In the wild, the bushy thoroughwort is confined mostly to the Edwards Plateau, and so it makes an excellent small shrub in Hill Country yards. It may have a subdued bloom during the spring, but during the fall, thoroughwort is covered with highly fragrant white flowers. If you are interested in what butterflies occur in your area, plant a thoroughwort, and they’ll all come.

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About the Region

New Braunfels, the location of our Fall 2024 Symposium, straddles both the Edwards Plateau Ecoregion and the Blackland Prairie ecoregion. Interstate 35 divides the city of New Braunfels; its path through the city closely parallels the boundary of these two ecoregions, with the Edwards Plateau on the west side and the Blackland Prairies region to the east. The Edwards Plateau area is also called the Hill Country; however, this general term covers a much larger area extending farther north. Spring-fed creeks are found throughout the region; deep limestone canyons, rivers, and lakes (reservoirs) are common. Ashe juniper is perhaps the most common woody species found throughout the region. Additional woody species include various species of oak, with live oak (Quercus fusiformis) being the most common. Sycamores (Platanus occidentalis) and bald cypress (Taxodium distichum) border waterways. This area is well known for its spring wildflower displays, though they may be viewed in spring, late summer, and fall, as well. According to Texas Parks and Wildlife, average annual rainfall in the Edwards Plateau ranges from 15 to 34 inches.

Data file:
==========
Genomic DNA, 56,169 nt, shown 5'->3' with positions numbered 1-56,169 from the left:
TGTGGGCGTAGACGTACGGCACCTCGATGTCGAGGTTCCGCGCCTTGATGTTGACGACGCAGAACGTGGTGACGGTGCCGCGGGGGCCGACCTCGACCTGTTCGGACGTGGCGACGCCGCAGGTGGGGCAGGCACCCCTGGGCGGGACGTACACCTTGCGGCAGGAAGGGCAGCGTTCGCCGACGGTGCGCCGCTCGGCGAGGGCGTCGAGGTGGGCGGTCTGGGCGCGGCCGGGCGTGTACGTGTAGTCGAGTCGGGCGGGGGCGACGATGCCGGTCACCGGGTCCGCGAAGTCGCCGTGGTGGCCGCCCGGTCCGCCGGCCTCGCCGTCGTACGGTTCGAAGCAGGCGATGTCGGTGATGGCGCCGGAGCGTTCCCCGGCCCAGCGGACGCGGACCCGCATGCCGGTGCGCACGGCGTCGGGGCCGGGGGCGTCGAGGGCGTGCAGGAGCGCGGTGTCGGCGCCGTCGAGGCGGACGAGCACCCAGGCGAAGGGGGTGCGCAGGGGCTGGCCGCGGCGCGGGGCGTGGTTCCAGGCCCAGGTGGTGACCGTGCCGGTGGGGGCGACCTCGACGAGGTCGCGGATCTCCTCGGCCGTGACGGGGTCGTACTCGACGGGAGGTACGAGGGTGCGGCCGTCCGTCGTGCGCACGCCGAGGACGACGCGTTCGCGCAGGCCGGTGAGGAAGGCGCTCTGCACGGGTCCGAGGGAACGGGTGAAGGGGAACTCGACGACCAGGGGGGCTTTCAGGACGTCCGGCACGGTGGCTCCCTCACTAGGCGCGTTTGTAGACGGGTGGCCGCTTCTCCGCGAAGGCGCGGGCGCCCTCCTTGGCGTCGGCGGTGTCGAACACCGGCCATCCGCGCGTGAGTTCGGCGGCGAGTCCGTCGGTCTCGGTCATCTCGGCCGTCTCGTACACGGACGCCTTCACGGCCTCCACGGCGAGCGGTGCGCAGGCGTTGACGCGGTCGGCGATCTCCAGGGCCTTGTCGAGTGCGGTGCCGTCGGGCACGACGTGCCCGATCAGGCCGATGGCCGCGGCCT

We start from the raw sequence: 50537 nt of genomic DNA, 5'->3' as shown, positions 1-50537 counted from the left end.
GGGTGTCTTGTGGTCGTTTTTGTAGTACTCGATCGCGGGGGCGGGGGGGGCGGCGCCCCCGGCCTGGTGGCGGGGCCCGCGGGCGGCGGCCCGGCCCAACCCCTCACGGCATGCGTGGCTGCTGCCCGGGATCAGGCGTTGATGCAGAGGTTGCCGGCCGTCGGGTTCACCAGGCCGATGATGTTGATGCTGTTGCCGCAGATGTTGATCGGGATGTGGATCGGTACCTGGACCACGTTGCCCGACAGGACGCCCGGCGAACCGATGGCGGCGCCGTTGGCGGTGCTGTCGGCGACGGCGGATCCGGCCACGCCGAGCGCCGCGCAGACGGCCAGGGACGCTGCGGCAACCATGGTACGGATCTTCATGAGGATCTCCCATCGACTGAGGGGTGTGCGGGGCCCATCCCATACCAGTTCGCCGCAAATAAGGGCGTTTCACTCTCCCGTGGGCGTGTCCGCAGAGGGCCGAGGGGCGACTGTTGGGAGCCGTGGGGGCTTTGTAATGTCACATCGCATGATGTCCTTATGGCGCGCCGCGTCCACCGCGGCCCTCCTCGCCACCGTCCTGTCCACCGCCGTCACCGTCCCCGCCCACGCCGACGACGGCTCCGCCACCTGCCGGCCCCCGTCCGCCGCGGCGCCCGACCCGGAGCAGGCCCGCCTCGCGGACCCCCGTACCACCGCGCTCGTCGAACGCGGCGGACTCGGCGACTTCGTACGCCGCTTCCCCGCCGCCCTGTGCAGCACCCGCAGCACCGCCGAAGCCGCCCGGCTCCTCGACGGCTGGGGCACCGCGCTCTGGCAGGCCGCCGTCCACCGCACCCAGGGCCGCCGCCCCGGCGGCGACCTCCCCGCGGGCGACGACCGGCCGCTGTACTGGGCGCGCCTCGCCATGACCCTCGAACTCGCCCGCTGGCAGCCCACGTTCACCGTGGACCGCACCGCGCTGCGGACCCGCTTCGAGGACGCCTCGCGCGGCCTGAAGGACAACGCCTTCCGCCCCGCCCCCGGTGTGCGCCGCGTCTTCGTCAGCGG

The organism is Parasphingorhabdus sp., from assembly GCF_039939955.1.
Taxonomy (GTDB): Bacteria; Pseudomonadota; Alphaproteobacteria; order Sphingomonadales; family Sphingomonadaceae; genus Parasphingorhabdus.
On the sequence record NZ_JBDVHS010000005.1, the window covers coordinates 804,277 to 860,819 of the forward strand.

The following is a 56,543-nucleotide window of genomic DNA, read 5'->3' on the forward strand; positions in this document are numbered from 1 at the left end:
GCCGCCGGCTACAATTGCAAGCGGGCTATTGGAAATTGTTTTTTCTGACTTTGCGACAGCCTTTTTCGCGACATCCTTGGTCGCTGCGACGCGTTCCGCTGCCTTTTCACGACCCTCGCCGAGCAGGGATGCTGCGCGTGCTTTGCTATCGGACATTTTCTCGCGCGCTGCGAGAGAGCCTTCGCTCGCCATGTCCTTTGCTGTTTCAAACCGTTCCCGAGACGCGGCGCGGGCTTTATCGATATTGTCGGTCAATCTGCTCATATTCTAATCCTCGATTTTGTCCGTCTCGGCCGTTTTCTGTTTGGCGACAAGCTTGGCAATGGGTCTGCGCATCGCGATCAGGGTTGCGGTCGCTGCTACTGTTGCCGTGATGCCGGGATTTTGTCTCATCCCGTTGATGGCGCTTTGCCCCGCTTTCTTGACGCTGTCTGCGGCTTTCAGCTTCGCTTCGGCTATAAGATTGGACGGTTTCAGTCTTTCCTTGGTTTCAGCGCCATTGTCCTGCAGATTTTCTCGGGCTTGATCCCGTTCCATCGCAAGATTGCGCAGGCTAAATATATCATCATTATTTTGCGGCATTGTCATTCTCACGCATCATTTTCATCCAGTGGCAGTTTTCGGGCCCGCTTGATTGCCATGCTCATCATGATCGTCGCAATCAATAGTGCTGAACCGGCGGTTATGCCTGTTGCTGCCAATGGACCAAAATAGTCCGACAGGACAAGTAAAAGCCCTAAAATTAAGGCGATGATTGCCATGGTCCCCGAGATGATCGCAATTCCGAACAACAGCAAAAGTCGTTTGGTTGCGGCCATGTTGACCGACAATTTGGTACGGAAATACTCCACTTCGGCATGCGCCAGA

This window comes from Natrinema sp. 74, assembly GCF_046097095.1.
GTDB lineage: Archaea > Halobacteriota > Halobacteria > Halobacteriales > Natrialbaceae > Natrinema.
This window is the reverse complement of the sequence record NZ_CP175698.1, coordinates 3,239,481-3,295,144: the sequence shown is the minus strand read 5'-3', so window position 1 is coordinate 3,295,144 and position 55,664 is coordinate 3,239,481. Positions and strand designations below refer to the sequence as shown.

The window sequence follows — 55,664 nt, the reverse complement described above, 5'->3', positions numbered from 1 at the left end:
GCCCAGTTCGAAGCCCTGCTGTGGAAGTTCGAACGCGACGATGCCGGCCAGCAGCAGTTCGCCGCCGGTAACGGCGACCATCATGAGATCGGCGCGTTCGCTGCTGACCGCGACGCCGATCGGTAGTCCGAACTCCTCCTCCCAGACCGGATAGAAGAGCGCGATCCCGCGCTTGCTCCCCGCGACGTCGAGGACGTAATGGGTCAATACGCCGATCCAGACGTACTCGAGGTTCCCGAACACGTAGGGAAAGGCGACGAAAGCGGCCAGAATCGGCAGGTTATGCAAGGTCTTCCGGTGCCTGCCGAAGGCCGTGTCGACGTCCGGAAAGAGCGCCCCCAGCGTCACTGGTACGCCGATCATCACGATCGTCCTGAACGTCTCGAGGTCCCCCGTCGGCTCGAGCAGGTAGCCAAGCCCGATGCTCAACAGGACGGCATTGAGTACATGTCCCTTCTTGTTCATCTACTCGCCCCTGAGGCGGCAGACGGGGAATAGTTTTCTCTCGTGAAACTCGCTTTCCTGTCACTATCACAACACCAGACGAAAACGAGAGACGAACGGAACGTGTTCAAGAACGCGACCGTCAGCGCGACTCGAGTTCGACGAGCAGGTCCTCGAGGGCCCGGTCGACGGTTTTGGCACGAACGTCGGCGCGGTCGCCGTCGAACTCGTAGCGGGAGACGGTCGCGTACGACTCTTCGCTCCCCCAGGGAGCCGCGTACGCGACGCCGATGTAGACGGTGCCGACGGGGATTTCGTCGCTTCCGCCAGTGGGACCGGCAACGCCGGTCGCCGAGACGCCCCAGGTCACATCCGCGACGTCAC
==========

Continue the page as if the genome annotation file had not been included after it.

The Blackland Prairie extends from the Red River south to San Antonio, bordered on the west by the Edwards Plateau and the Cross Timbers, and on the east by the Post Oak Savannah. Annual rainfall averages 30 to 40 inches, with higher averages to the east. This region is dominated by prairie species. The most common grass species include little bluestem (Schizachyrium scoparium) and Indian grass (Sorghastrum nutans) in the uplands and switchgrass (Panicum virgatum) in the riparian areas and drainages. Common herbaceous flowering plants include salvias, penstemons, and silphiums. This area has suffered greatly from overgrazing and agricultural use. Few intact areas remain, though many of the plants can be found along county roadsides throughout the region.

Our four host chapters (New Braunfels, Lindheimer, Guadalupe, and the Hill Country chapters) are located in one or both of the ecoregions above. However, the eastern portion of Guadalupe County also falls within the Post Oak Savanna ecoregion. Annual rainfall averages 35 to 45 inches, with higher averages to the east. A wide variety of hardwood trees are found, including several species of oaks, elms, and in the Bastrop area, loblolly pine (Pinus taeda). Grasses and forbs dominate in the open savannas, with most common grass being little bluestem. Ranching, agriculture, and fire suppression have allowed woody species to encroach on the once-open savannas.

Source: Wildflowers of Texas by Michael Eason